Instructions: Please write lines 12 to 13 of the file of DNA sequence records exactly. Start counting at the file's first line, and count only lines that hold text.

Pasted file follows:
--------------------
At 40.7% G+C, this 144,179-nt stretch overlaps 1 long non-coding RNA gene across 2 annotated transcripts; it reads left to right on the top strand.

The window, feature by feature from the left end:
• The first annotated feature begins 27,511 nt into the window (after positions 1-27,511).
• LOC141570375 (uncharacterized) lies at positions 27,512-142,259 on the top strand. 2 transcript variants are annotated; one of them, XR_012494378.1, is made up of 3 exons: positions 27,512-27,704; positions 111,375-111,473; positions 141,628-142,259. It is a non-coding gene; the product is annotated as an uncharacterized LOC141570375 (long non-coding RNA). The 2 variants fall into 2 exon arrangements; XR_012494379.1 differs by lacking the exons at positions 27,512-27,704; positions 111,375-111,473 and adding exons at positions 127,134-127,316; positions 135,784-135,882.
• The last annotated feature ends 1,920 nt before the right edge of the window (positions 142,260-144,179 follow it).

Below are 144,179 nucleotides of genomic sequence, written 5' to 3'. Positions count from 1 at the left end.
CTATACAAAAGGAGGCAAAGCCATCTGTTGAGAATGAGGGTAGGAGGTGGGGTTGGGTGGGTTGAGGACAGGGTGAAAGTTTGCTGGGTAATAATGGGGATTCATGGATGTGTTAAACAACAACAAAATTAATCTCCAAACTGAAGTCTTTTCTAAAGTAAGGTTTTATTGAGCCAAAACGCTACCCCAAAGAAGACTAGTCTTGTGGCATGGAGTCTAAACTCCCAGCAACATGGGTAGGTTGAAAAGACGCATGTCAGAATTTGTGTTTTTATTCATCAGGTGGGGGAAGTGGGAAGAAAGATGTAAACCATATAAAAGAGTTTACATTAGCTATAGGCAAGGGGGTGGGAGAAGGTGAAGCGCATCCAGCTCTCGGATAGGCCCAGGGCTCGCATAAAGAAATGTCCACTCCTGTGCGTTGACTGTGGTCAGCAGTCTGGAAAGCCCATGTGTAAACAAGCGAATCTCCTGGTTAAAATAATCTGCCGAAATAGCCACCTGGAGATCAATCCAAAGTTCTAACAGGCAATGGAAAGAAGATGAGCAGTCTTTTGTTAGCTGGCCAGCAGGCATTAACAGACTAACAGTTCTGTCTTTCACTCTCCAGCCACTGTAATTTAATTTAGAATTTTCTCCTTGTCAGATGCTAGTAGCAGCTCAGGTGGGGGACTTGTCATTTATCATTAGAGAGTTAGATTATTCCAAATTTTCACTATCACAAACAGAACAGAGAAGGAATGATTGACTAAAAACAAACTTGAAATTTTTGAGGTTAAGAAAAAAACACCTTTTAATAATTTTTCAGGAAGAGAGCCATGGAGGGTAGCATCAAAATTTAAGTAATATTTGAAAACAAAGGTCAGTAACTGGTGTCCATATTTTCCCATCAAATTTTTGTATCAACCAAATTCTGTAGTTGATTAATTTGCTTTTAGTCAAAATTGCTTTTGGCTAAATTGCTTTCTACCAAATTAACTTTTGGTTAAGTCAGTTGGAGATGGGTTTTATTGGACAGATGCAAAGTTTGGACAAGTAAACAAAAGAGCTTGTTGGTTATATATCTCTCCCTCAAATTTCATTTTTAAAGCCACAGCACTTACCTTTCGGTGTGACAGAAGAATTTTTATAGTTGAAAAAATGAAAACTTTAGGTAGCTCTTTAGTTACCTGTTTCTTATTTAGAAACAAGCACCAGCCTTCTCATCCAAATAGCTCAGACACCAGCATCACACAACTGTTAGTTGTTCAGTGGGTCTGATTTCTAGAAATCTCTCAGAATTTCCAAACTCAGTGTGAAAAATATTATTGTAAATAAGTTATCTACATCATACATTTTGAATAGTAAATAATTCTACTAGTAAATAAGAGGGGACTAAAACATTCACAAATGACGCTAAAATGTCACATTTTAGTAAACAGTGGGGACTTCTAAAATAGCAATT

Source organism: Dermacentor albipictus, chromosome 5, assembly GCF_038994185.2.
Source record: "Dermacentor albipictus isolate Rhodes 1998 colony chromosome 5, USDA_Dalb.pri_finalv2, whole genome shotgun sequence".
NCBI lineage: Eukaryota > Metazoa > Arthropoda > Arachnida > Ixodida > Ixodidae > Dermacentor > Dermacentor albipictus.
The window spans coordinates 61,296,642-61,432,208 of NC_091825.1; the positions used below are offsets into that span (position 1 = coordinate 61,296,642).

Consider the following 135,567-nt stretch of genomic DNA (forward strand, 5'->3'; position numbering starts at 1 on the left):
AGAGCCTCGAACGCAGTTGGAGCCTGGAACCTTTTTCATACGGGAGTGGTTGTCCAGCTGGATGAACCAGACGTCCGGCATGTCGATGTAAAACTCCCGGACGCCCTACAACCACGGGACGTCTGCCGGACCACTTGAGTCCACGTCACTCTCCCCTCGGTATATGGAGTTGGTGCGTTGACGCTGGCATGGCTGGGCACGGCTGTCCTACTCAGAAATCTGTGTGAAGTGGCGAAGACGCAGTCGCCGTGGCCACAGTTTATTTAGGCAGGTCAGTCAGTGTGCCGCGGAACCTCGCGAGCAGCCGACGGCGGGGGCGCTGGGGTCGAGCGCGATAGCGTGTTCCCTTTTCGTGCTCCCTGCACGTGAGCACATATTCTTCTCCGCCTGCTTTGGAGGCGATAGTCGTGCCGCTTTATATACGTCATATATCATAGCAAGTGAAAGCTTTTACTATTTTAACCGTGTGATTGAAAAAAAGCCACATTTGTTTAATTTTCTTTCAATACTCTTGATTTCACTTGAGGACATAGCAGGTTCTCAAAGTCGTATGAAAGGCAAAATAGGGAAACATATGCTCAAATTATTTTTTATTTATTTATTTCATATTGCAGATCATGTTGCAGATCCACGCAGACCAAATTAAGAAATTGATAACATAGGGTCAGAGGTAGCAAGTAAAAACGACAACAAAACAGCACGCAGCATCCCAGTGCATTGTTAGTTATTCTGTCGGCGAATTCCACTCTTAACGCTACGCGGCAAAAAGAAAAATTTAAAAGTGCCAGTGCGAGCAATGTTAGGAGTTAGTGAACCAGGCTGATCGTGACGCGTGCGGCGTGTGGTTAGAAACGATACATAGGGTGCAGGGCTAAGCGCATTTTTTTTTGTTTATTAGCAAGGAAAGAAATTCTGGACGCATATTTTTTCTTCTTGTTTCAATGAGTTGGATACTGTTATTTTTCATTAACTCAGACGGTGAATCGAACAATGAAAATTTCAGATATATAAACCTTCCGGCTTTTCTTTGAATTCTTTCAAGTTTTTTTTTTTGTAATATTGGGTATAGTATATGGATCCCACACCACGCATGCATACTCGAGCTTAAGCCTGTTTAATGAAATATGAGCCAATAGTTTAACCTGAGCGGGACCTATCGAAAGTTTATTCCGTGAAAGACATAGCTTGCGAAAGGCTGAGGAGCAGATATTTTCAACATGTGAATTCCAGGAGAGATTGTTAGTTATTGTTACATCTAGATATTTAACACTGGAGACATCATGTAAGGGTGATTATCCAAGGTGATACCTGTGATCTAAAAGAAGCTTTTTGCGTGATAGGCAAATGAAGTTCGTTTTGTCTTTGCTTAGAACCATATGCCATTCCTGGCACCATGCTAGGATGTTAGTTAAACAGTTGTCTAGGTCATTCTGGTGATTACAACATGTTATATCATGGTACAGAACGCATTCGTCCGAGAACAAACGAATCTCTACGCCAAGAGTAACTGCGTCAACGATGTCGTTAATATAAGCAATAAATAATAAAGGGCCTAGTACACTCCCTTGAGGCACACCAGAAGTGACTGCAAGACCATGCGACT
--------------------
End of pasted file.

Consider the following 135,567-nt stretch of genomic DNA (forward strand, 5'->3'; position numbering starts at 1 on the left):
AGAGCCTCGAACGCAGTTGGAGCCTGGAACCTTTTTCATACGGGAGTGGTTGTCCAGCTGGATGAACCAGACGTCCGGCATGTCGATGTAAAACTCCCGGACGCCCTACAACCACGGGACGTCTGCCGGACCACTTGAGTCCACGTCACTCTCCCCTCGGTATATGGAGTTGGTGCGTTGACGCTGGCATGGCTGGGCACGGCTGTCCTACTCAGAAATCTGTGTGAAGTGGCGAAGACGCAGTCGCCGTGGCCACAGTTTATTTAGGCAGGTCAGTCAGTGTGCCGCGGAACCTCGCGAGCAGCCGACGGCGGGGGCGCTGGGGTCGAGCGCGATAGCGTGTTCCCTTTTCGTGCTCCCTGCACGTGAGCACATATTCTTCTCCGCCTGCTTTGGAGGCGATAGTCGTGCCGCTTTATATACGTCATATATCATAGCAAGTGAAAGCTTTTACTATTTTAACCGTGTGATTGAAAAAAAGCCACATTTGTTTAATTTTCTTTCAATACTCTTGATTTCACTTGAGGACATAGCAGGTTCTCAAAGTCGTATGAAAGGCAAAATAGGGAAACATATGCTCAAATTATTTTTTATTTATTTATTTCATATTGCAGATCATGTTGCAGATCCACGCAGACCAAATTAAGAAATTGATAACATAGGGTCAGAGGTAGCAAGTAAAAACGACAACAAAACAGCACGCAGCATCCCAGTGCATTGTTAGTTATTCTGTCGGCGAATTCCACTCTTAACGCTACGCGGCAAAAAGAAAAATTTAAAAGTGCCAGTGCGAGCAATGTTAGGAGTTAGTGAACCAGGCTGATCGTGACGCGTGCGGCGTGTGGTTAGAAACGATACATAGGGTGCAGGGCTAAGCGCATTTTTTTTTGTTTATTAGCAAGGAAAGAAATTCTGGACGCATATTTTTTCTTCTTGTTTCAATGAGTTGGATACTGTTATTTTTCATTAACTCAGACGGTGAATCGAACAATGAAAATTTCAGATATATAAACCTTCCGGCTTTTCTTTGAATTCTTTCAAGTTTTTTTTTTTGTAATATTGGGTATAGTATATGGATCCCACACCACGCATGCATACTCGAGCTTAAGCCTGTTTAATGAAATATGAGCCAATAGTTTAACCTGAGCGGGACCTATCGAAAGTTTATTCCGTGAAAGACATAGCTTGCGAAAGGCTGAGGAGCAGATATTTTCAACATGTGAATTCCAGGAGAGATTGTTAGTTATTGTTACATCTAGATATTTAACACTGGAGACATCATGTAAGGGTGATTATCCAAGGTGATACCTGTGATCTAAAAGAAGCTTTTTGCGTGATAGGCAAATGAAGTTCGTTTTGTCTTTGCTTAGAACCATATGCCATTCCTGGCACCATGCTAGGATGTTAGTTAAACAGTTGTCTAGGTCATTCTGGTGATTACAACATGTTATATCATGGTACAGAACGCATTCGTCCGAGAACAAACGAATCTCTACGCCAAGAGTAACTGCGTCAACGATGTCGTTAATATAAGCAATAAATAATAAAGGGCCTAGTACACTCCCTTGAGGCACACCAGAAGTGACTGCAAGACCATGCGACT